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Movement Disorders

I am a movement disorder fellow half way through subspecialty training. I started out as a military neurology resident, became board certified, and then spent four years as a general neurologist attending. I did a combination of clinic/inpatient, teaching and research. I was a neurology program director for a year prior to finishing my military commitment and starting my fellowship.

My current work schedule is very interesting. Two mornings a week I spend several hours evaluating patients with movement disorders in a rehabilitation hospital. Three full days a week I see patients in an outpatient clinic academic tertiary care center. One day a week I see patients in a outpatient clinic outside of the city. I also have a research day. In between those activities I see movement disorder patients on the wards, provide lectures to medical students and residents, and cover calls from the patients.

I think that finding a position where you can combine the clinical experience, teaching, and some research is ideal, at least for me. I am a full time neurologist and the mother of two children under five years of age. It is challenging trying to be a superwoman. It is essential to have good reliable child care and a supportive family. You can have it all . . . in moderation.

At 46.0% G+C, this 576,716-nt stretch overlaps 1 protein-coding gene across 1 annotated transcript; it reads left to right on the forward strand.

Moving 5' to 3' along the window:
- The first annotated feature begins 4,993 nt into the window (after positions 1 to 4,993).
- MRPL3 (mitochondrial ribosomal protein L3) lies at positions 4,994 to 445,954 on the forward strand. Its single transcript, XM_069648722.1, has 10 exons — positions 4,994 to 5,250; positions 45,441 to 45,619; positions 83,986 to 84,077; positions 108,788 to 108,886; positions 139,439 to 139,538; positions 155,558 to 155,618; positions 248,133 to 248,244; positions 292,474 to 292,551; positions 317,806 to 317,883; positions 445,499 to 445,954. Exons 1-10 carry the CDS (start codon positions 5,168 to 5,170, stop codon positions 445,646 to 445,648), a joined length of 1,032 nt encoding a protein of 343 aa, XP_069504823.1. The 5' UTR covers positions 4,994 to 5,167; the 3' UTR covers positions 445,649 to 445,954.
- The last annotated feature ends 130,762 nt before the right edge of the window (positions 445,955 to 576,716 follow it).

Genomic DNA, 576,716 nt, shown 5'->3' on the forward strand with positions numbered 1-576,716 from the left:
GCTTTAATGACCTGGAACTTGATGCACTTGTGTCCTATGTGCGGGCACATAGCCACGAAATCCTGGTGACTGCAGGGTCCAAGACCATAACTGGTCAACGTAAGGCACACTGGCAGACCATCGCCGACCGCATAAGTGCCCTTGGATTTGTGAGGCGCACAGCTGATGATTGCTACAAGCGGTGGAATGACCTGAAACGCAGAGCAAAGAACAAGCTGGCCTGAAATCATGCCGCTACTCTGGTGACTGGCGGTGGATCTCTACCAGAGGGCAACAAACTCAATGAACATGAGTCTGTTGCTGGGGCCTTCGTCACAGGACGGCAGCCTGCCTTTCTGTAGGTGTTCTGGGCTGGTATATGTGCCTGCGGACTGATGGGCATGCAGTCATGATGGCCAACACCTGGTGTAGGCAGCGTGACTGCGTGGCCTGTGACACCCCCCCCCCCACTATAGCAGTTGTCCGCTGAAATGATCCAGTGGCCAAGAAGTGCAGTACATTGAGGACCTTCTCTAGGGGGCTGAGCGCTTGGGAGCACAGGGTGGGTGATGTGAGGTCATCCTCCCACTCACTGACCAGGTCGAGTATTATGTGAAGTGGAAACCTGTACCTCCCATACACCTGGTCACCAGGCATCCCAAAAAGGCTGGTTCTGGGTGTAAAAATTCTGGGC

¯Anna D. Hohler, MD

Movement Disorders

  1. I am a movement disorders specialist with a research interest and board certification in sleep medicine. I work in an academic institution participating in clinical care, clinical research and education.
  2. I see movement disorders patients three days a week and spend the other two either doing educational projects or clinical research. I enjoy my work and the travel it entails. I travel to participate in meetings and to present in educational programs. I particularly enjoy trying to make the science and the clinical flow into each other and to communicate this to others at all levels of training from patients through my fellow subspecialists